By Amy McCarthy
By Scott Reitz
By Scott Reitz
By Lauren Drewes Daniels
By Alice Laussade
By City of Ate
Forks were flying during the first course--this food made us all greedy just because it was a little different for a change (no pasta, for instance, or pizza). Joking aside, the truth is that London is one of the great places to eat in Europe right now, which should be no surprise. The Brits have always been supporters of fine dining--London is where Escoffier made his name, after all, and the British palate's thirst for claret and port was a big factor in building those businesses. (By the way, Barclay's wine list is reasonably priced, and everything is available by the glass). Anton Mossimon, one of the world's great chefs, has raved about the quality of modern British foodstuffs, and Barclay made a wise decision when he decided to stay on native ground in his own restaurant.
Though entrees were not as exciting as first courses, they were good, reflecting the Empire's polyglot influence in dishes like the coffee- and spice-rubbed quail in apple brandy jus--the glossy, dark-skinned quail was surprisingly slick and pink inside, the spice massage's bare bitterness just cloaking the naked bird and stiffening the sweet taste of meat. It lay pooled in a clear brown sauce, like the ravioli, this time with brandy and apple as the sweet-tart duo instead of port and cheese.
Sauteed Dover soles, firm-fleshed fish in a brown soft crust, were topped with translucent chips of fried potato, like Lay's, and served with a tomato basil pistou that, being slightly insipid, too pale-tasting, was the dish's only flaw. Perhaps the kitchen should try another sauce if the tomatoes aren't fully ripe. Beef tenderloin with celeriac mashed potatoes came in a stilton-black olive sauce--yet another clear brown sauce, the sight of which made us wonder. How many variations can the kitchen make? Do these sauces actually start as the same base with the kitchen adding basil to one, port to another, according to the dish, in a kind of cook-by-numbers creativity? Even the ubiquitous grilled chicken (yes, white meat, but at least it was still juicy), served over a wet wad of British bread "sauce" (it must be the ancestor of American stuffing), with another chutney (cranberry orange), came in a clear brown sauce, with which we were not as deeply in love anymore. That's marriage for you.
Desserts, now, we could get excited about, each one excellent and each unique. The toffee banana crumble, a round, sugar-crusted pastry holding a molded disk of sliced bananas in caramel, rested in a moat of thick, sludgy, Cadbury's milk chocolate fudge. The English summer pudding, one of those thrifty cottage desserts originally based on leftover bread and fruit that's about to "go," was a mold of wet, bloody-red fruit, mostly berries, in a casing of thin bread slices and a red sauce. The three-lemon plate was a yellow fantasy holding a tiny lemon tart, a ball of white lemon sorbet delicately topped with threads of caramelized lemon peel, and a cute little butter ramekin filled with creamy lemon syllabub, the English version of the dessert universal we know better as sabayon. Even the chocolate tart, always the least promising sweet, turned out to be exceptional, a warm melt of crusty chocolate pie with a quenelle-shaped scoop of satin Devonshire cream instead of ice cream.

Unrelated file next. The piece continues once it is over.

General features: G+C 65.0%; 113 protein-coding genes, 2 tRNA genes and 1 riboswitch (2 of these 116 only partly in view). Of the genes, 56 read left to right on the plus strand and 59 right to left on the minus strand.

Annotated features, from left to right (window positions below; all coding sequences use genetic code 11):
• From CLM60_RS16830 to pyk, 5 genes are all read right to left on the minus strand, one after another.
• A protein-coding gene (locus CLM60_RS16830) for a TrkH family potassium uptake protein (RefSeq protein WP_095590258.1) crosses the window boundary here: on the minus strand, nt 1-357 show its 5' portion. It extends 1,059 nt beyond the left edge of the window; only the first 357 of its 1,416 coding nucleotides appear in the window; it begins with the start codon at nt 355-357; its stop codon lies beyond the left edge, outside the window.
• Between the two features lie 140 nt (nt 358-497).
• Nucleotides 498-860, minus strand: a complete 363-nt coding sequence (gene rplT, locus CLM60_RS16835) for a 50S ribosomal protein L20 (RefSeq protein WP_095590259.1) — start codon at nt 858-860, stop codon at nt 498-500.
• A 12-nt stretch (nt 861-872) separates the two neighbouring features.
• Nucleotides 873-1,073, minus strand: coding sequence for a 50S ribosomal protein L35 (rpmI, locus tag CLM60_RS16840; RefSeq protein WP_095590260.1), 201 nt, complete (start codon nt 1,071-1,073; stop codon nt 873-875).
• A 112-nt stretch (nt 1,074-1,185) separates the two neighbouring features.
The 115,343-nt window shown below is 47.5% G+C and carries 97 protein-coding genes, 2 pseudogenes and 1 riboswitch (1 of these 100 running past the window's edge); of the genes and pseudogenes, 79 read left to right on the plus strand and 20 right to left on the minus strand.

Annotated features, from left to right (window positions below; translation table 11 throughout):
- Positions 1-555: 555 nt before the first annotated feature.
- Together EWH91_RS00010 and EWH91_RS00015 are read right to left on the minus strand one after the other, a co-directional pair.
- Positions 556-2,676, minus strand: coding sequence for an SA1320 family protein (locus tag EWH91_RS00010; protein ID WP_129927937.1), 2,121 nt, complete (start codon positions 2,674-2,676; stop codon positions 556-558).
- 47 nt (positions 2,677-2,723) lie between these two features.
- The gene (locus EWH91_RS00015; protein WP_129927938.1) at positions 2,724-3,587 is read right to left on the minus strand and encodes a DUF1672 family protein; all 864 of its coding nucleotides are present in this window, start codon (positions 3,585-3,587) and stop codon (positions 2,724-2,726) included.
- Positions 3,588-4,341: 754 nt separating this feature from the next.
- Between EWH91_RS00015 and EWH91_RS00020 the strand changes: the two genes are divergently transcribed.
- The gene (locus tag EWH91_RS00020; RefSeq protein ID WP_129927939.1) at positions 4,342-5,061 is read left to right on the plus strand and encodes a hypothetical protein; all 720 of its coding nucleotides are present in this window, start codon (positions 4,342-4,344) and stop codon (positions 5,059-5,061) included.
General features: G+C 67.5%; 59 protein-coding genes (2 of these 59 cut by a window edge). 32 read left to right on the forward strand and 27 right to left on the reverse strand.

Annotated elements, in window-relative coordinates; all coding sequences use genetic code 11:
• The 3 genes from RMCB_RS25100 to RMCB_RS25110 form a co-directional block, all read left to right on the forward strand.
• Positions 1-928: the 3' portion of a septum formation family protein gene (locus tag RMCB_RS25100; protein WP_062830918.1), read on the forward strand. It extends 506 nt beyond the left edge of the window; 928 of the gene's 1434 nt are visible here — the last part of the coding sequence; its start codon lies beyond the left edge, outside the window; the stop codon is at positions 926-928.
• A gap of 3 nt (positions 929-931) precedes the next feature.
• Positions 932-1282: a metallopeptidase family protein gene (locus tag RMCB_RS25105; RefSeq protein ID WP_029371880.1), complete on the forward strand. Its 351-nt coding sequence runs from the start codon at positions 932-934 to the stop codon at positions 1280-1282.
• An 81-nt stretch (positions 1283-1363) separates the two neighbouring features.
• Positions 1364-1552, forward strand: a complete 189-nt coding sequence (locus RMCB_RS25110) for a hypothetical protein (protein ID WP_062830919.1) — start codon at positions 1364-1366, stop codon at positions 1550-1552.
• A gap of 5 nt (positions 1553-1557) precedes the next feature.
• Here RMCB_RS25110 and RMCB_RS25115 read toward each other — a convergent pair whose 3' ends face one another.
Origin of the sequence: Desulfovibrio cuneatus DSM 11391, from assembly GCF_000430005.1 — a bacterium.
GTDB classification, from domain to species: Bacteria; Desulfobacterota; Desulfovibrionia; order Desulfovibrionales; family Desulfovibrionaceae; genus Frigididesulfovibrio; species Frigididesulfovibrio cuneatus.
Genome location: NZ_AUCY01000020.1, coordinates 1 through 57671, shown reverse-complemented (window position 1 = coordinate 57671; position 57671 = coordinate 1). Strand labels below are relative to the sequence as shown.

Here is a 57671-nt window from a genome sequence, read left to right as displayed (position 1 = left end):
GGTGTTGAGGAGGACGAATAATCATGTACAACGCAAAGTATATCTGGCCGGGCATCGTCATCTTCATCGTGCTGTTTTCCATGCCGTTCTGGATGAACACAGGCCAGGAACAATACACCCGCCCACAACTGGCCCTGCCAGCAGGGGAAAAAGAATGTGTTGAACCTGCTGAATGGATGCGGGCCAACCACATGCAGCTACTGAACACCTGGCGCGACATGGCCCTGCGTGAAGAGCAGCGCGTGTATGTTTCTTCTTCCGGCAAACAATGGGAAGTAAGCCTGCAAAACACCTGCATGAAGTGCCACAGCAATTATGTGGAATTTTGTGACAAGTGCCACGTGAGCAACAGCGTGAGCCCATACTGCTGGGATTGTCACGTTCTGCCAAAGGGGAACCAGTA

Nick Barclay might seem like a knucklehead--opening in a location most restaurateurs would want to exorcise first, ignoring the lunch crowd which many swear is the backbone of the Dallas restaurant business, only opening a few evenings a week, including Monday, when conventional wisdom says people don't eat out at the beginning of the week. But, remember Worldwide UK. Again, his plan seems to be paying off--the past three out of four Saturday nights, it's been hard to get a table at Barclay's. For British cuisine.
Barclay's, The Restaurant, 2917 Fairmount, (214) 855-0700. Open for dinner Thursday-Monday 5:30 p.m.-11:30 p.m.
Chicken Liver Parfait, Cod Fritters, Tomato Basil Chutney
Potato Ravioli, Stilton Cheese, Port Wine Jus
Sauteed Dover Sole Filets, Crispy Potatoes, Tomatoes, Basil Pistou
Roasted Beef Tenderloin, Celeriac Potatoes, Stilton-Black Olive Jus
Grilled Chicken, British Bread Sauce, Cranberry Orange Chutney, Natural Jus